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Discover the 6 Top Things to Do in Medellin: Your Guide to Unforgettable Activities

Let me ask you one question: What do you associate with Medellin?

If Pablo Escobar's face and lots of cocaine turn up in your head, you're not alone. Since the Netflix series 'Narcos' Medellin has made its reputation as the home of the famous drug lord Pablo Escobar among GenZ and Millennials.

I dare to say that this image of Medellin is also present in older generations' minds. Nevertheless, Medellin offers insights into the dark era but has, besides drug lords and cocaine, even more to offer.

After spending more than two weeks in Medellin, I'd like to share my top six things to do in Medellin. So if you're looking for a list of unforgettable activities while in Medellin - here you are.

Table of Contents:

Explore Comuna 13

Drawn by violence, military and police operations, poverty, and drugs, Comuna 13 was indeed not the best place to visit. Thankfully, that was true between the 80s and 90s. Back then, Comuna 13, also known as San Javier, was the most violent and dangerous neighborhood in Medellin.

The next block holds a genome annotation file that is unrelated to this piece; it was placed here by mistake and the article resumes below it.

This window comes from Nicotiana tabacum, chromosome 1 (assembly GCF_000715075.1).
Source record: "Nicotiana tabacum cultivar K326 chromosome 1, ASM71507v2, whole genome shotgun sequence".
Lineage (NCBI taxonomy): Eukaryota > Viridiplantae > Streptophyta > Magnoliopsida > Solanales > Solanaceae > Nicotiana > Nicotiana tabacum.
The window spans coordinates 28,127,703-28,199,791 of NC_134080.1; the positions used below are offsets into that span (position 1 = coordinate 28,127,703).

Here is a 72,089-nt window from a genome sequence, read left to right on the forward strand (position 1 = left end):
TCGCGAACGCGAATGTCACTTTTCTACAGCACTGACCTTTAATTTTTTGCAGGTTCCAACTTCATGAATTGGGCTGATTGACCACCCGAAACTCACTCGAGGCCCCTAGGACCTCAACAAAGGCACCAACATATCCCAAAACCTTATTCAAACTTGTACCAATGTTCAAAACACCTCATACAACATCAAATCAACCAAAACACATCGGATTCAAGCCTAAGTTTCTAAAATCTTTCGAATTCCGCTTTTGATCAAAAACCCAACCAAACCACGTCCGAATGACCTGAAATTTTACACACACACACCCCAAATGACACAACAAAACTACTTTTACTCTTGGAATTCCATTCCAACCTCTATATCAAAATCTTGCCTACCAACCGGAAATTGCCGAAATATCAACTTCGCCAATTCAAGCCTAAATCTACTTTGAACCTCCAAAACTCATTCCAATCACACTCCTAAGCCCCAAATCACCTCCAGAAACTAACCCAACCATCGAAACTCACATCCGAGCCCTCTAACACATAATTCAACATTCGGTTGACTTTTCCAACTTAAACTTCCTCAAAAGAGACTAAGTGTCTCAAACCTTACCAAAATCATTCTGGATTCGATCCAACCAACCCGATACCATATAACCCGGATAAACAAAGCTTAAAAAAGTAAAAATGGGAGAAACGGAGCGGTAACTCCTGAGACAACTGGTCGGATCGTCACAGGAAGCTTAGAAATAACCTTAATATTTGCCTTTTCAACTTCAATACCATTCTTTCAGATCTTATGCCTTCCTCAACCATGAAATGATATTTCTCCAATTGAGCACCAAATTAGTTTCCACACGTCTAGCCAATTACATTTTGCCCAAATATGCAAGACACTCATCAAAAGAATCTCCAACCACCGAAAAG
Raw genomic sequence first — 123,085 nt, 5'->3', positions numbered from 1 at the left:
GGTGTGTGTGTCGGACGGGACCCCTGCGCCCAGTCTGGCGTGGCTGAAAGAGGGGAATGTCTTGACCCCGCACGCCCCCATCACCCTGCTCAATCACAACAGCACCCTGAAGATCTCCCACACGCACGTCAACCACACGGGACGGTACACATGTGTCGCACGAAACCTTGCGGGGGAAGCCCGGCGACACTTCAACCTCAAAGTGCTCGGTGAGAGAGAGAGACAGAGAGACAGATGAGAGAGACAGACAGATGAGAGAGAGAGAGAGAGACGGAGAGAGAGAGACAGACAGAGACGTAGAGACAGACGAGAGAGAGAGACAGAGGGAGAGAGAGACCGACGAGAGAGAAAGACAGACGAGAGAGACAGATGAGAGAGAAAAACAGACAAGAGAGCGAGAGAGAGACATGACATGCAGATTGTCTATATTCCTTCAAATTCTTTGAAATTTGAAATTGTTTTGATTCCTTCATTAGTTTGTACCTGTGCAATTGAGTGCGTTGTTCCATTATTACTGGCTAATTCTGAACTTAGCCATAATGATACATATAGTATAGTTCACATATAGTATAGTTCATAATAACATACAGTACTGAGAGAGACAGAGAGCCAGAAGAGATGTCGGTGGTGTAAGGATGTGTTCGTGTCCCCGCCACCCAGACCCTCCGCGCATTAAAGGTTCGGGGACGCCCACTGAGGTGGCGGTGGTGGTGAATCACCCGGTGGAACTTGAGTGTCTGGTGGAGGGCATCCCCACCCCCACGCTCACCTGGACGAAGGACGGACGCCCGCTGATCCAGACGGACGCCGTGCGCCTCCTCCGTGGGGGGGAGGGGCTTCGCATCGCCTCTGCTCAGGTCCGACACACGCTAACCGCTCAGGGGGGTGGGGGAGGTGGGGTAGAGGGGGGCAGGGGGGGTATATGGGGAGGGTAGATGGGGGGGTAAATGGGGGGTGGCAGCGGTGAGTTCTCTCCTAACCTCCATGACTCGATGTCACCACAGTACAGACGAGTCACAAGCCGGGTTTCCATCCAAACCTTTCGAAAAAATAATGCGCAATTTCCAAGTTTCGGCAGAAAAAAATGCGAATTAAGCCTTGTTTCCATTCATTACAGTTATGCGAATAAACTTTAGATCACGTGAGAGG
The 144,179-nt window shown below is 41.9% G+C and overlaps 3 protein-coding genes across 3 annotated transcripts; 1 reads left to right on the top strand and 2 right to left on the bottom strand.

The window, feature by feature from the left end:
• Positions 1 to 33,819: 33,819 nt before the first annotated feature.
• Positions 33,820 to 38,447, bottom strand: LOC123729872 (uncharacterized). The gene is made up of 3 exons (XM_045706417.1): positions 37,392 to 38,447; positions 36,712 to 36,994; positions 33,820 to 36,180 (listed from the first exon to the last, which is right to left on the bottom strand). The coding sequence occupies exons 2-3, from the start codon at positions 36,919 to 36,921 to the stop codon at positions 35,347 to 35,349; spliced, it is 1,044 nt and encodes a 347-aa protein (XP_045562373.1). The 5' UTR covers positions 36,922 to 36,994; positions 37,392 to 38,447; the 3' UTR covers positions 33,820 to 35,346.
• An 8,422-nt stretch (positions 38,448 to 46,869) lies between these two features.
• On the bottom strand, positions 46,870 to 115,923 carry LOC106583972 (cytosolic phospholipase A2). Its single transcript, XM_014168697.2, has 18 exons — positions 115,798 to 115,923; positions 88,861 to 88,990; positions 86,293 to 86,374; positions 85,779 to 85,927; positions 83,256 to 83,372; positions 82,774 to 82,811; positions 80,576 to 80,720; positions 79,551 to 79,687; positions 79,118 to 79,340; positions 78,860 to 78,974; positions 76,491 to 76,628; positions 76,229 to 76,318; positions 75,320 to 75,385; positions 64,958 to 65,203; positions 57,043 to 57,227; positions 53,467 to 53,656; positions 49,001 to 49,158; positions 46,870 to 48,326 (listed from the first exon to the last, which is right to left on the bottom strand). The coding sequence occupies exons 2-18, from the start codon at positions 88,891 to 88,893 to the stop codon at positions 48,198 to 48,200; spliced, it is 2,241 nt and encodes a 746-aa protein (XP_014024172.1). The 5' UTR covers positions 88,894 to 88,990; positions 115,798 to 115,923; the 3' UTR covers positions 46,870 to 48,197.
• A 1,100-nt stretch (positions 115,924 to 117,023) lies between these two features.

The district's transformation started in the early 2000s with many social programs to reduce violence and improve access to education and healthcare from the government. It was also the time when metro cables were constructed. That connected Comuna 13 with the city and, since then, connects the people to the city, enabling residents to get better jobs or higher education for the kids.

Today, Comuna 13 is known for its vibrant graffiti street art. Each piece includes insights into life in Comuna 13, the neighborhood's history, and the artist's emotions.

The transformation of Comuna 13 is an inspiring example of how something can be changed if enough value is placed on it.